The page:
Sunday, October 7, 2007

"These fires are the suicide note of mankind."

Today was a cooler day out in the high plains than we've seen in a while - downright seasonal in fact. Given that we've been sweating out the first week of October with high temps in the 90s (the norm is in the mid 70s) and lows in the mid 60s (when the norm is in the mid 40s), the slightly overcast sky and gentle breeze reminded me of why autumn is my favorite season.

The last couple years in particular, I've noticed that we've been running our air conditioner units well into October, which would have been laughable when we first moved out to the area. We seem to be entering another dry spell, which has local farming and ranching families concerned, and as I've noted a few times before, when we do get precipitation, it tends to be either unseasonal or unusually intense. We see breeds of insects that we've not seen before, as well as the usual flies and mosquitoes sticking around rather than dying off (or if dying off, doing so for just brief periods before returning). You get the picture. Something's a bit off. Of course we're not the only area, as Chicago was still sweltering in the upper 80s today (leading to the death of a marathon runner). Around the globe, there are all sorts of human-made climate disasters in progress:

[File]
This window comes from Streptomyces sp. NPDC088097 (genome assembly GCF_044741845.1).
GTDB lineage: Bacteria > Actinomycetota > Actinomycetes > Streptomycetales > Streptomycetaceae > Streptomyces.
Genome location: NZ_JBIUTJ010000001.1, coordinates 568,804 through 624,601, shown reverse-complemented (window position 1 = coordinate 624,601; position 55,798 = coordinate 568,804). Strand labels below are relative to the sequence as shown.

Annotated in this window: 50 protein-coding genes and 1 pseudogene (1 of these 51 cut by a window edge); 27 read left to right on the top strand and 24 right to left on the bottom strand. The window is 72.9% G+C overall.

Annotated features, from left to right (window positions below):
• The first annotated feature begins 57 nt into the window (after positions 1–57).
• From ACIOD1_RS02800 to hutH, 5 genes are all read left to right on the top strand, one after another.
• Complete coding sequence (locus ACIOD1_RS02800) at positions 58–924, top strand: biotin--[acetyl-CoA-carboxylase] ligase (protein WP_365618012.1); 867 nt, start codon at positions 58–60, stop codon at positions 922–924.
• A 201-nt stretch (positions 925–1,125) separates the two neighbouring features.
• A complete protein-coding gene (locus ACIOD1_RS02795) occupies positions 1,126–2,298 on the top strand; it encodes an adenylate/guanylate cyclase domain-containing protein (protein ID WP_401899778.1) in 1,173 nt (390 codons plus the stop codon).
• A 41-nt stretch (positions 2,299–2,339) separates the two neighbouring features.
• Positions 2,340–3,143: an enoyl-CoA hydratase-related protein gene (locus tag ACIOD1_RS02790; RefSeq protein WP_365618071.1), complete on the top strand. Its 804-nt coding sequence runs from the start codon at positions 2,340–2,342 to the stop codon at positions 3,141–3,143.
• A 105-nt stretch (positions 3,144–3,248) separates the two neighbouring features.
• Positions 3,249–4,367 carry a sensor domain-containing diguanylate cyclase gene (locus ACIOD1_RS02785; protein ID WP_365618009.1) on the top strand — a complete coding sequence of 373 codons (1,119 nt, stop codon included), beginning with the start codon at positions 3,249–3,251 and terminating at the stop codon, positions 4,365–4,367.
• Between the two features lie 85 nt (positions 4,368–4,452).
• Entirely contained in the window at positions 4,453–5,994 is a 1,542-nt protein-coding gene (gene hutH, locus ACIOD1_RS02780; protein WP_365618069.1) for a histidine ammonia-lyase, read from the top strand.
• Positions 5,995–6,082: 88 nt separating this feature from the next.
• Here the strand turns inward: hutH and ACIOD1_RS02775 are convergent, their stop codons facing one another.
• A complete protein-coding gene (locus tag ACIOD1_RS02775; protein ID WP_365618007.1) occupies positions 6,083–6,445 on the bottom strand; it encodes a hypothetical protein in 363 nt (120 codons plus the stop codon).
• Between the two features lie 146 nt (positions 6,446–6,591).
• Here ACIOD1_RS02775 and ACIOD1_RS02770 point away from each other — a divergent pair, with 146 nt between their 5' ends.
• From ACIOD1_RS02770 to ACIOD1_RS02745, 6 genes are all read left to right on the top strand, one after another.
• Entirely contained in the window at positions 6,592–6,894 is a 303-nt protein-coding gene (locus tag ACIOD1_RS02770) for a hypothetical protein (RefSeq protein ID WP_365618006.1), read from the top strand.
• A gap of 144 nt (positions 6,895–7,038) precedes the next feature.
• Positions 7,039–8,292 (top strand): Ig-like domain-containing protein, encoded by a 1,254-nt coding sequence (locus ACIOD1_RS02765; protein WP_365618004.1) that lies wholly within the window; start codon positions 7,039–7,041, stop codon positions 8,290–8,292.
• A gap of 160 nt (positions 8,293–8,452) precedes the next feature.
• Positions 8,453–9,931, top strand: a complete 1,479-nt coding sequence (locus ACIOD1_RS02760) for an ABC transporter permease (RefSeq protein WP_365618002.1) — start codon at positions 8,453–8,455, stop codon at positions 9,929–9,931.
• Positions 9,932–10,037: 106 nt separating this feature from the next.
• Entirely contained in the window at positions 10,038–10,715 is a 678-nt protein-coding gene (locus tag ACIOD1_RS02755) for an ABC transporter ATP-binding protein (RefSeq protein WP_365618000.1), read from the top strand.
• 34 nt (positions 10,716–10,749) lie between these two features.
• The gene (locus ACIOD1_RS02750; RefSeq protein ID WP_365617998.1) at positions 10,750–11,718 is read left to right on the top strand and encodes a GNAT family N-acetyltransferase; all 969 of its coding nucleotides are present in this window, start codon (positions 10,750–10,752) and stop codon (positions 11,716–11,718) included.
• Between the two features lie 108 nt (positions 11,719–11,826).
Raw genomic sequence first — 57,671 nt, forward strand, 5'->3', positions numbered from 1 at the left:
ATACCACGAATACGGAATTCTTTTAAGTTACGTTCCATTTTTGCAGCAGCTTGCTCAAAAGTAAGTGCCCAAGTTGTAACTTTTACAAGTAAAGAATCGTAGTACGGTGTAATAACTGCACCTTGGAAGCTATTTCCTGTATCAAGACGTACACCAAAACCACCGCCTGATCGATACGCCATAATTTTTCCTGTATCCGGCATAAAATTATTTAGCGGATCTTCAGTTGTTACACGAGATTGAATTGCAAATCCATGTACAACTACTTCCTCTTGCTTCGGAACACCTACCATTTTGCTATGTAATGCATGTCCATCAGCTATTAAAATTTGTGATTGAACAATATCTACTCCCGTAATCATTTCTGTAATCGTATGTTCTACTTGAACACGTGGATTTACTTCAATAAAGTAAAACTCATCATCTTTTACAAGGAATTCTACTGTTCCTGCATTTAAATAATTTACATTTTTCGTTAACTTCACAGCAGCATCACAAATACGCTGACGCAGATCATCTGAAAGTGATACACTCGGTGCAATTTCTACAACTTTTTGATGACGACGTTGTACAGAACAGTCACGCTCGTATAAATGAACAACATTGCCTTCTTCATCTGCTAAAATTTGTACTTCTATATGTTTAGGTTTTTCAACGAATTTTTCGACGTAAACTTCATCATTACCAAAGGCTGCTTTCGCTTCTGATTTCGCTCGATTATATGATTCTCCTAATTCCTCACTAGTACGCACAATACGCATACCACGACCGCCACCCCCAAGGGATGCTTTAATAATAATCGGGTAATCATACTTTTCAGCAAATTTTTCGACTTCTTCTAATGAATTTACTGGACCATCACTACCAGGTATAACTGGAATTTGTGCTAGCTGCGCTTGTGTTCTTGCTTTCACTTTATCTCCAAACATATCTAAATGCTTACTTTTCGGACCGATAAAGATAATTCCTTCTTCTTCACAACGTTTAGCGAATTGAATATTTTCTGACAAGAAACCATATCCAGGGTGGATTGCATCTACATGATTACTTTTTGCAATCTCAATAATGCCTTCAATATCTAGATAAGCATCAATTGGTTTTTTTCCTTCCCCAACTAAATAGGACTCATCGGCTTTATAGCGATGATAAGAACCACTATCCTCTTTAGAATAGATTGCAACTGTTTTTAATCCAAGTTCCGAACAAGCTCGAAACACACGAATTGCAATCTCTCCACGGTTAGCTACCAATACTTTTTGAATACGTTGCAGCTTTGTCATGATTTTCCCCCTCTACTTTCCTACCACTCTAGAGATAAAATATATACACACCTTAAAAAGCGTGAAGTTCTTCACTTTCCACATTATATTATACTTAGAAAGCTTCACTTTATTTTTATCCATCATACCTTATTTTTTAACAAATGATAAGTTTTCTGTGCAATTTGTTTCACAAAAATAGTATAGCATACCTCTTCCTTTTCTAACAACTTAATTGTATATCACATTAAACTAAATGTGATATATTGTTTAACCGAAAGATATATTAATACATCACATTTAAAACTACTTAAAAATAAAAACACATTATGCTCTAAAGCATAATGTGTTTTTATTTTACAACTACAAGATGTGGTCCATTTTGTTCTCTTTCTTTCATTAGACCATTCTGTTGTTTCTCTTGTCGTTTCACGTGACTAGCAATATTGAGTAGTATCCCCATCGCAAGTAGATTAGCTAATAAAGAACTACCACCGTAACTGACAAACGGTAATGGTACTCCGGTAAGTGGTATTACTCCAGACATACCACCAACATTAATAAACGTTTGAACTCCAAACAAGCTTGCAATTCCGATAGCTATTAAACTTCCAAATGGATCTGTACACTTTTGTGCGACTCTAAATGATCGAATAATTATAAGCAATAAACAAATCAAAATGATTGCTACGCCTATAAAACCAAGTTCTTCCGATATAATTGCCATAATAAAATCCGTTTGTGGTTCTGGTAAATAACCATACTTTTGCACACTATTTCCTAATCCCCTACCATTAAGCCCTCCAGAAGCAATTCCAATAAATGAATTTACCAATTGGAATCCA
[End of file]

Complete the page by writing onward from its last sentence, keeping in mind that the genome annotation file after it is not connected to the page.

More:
South America chokes as Amazon burns

Vast areas of Brazil and Paraguay and much of Bolivia are choking under thick layers of smoke as fires rage out of control in the Amazon rainforest, forcing the cancellation of flights.

Satellite images yesterday showed huge clouds of smoke and much of the Amazon basin burning as fires, originally set by ranchers to clear land, have raged into the forest itself.


Roberto Smeraldi, head of Friends of the Earth Brazil, said the situation was out of control: "We have a strong concentration of fires, corresponding to more than 10,000 points of fire across a large area of about two million sq km in the southern Brazilian Amazon and Bolivia."